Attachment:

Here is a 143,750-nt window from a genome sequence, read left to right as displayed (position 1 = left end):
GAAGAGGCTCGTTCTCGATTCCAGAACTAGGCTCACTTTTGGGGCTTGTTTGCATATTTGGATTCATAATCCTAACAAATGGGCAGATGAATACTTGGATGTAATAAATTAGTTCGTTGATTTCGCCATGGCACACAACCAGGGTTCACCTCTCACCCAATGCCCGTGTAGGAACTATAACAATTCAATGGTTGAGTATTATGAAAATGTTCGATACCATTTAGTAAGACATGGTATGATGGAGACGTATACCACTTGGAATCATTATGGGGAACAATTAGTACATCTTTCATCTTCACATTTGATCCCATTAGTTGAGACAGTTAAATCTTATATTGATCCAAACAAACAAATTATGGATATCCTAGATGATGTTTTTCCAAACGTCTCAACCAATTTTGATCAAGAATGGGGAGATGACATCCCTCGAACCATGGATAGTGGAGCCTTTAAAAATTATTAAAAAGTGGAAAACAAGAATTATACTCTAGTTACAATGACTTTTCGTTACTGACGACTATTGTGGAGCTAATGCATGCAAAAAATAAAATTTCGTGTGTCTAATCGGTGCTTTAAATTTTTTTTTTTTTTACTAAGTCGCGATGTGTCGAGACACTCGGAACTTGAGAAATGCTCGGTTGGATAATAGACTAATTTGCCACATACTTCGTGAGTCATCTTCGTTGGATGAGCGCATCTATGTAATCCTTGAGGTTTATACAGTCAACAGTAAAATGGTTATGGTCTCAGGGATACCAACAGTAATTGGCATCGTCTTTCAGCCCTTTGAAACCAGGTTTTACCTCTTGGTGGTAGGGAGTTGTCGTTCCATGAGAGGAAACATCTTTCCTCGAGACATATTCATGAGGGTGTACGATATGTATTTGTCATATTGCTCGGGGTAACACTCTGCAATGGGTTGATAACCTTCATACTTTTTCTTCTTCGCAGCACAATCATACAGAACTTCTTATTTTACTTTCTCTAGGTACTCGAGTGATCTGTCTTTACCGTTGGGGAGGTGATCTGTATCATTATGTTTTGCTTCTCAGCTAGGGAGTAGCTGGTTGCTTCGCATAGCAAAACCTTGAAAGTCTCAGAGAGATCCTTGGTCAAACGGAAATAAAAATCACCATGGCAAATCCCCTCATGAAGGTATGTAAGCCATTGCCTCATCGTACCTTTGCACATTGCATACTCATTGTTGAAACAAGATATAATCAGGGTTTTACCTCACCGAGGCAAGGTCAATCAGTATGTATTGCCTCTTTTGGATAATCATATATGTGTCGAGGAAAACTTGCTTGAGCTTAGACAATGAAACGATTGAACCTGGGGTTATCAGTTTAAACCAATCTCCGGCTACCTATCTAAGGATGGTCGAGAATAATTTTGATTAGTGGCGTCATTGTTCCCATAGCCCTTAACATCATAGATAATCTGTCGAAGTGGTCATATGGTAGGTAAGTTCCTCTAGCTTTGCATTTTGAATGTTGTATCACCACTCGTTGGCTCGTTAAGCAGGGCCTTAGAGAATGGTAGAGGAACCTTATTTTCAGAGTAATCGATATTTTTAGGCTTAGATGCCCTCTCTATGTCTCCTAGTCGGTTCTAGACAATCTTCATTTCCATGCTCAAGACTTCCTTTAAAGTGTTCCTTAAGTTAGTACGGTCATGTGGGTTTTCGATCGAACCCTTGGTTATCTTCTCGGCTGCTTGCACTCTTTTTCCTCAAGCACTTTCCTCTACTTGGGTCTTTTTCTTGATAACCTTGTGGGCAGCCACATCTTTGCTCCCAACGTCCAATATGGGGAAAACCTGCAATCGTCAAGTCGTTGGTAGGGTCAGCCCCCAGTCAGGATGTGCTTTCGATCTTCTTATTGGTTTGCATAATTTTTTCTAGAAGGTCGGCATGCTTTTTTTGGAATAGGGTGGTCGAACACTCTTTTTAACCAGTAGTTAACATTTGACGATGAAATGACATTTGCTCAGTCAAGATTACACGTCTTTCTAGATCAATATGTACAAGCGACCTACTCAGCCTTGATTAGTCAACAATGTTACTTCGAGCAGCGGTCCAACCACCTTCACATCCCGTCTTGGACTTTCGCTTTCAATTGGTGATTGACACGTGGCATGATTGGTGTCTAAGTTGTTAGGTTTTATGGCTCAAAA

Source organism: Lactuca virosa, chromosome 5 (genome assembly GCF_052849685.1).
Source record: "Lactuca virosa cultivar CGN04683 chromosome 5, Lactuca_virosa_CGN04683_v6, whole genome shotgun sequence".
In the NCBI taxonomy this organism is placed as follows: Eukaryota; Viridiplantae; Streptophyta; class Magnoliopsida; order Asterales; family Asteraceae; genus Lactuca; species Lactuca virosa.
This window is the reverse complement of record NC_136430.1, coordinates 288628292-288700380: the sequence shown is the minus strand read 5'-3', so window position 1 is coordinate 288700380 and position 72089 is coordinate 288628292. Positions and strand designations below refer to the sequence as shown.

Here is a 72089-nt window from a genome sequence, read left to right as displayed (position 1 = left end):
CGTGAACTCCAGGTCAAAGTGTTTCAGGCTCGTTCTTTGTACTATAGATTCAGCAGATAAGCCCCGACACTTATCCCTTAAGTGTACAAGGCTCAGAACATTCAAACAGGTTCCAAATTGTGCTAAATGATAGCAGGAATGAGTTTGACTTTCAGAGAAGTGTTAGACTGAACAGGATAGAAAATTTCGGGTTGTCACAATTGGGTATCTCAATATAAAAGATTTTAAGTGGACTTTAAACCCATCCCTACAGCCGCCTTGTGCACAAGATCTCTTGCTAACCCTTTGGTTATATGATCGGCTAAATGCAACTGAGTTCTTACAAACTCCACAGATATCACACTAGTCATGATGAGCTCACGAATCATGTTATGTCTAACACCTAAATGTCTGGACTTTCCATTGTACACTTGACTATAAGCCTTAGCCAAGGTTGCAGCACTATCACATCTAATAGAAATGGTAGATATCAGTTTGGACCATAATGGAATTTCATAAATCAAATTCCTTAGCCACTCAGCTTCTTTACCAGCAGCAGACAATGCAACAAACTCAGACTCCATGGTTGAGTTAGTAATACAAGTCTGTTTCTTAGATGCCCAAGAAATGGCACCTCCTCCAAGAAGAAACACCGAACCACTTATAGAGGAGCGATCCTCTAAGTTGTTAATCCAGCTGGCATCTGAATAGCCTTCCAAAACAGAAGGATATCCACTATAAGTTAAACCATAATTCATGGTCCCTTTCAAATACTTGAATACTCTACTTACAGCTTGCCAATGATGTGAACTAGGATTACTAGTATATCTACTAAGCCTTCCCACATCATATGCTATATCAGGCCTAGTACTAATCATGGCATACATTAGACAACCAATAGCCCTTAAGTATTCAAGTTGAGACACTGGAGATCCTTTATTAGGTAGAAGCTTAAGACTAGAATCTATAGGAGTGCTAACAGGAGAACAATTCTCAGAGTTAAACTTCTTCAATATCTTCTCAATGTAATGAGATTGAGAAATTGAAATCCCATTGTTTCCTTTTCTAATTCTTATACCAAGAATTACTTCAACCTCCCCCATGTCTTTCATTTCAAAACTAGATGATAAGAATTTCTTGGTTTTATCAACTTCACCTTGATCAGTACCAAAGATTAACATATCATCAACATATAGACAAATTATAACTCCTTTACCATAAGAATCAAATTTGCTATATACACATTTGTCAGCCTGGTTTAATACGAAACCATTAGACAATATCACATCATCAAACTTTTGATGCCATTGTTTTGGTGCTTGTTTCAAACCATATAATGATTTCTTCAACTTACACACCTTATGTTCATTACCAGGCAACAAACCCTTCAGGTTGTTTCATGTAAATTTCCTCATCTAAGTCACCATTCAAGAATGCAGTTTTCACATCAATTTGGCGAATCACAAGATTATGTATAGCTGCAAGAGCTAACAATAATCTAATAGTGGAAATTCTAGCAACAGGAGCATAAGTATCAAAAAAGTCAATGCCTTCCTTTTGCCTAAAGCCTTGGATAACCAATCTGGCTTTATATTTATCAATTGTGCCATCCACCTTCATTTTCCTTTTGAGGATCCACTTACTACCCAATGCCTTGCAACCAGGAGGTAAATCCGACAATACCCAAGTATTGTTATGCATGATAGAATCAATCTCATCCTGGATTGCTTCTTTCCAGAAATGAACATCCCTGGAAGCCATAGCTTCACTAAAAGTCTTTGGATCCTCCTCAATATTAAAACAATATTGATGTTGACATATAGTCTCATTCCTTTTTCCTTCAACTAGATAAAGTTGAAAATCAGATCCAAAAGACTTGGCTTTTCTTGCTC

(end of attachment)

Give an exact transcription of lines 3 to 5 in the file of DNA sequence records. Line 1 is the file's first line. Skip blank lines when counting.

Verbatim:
Source organism: Lactuca virosa, chromosome 5 (genome assembly GCF_052849685.1).
Source record: "Lactuca virosa cultivar CGN04683 chromosome 5, Lactuca_virosa_CGN04683_v6, whole genome shotgun sequence".
In the NCBI taxonomy this organism is placed as follows: Eukaryota; Viridiplantae; Streptophyta; class Magnoliopsida; order Asterales; family Asteraceae; genus Lactuca; species Lactuca virosa.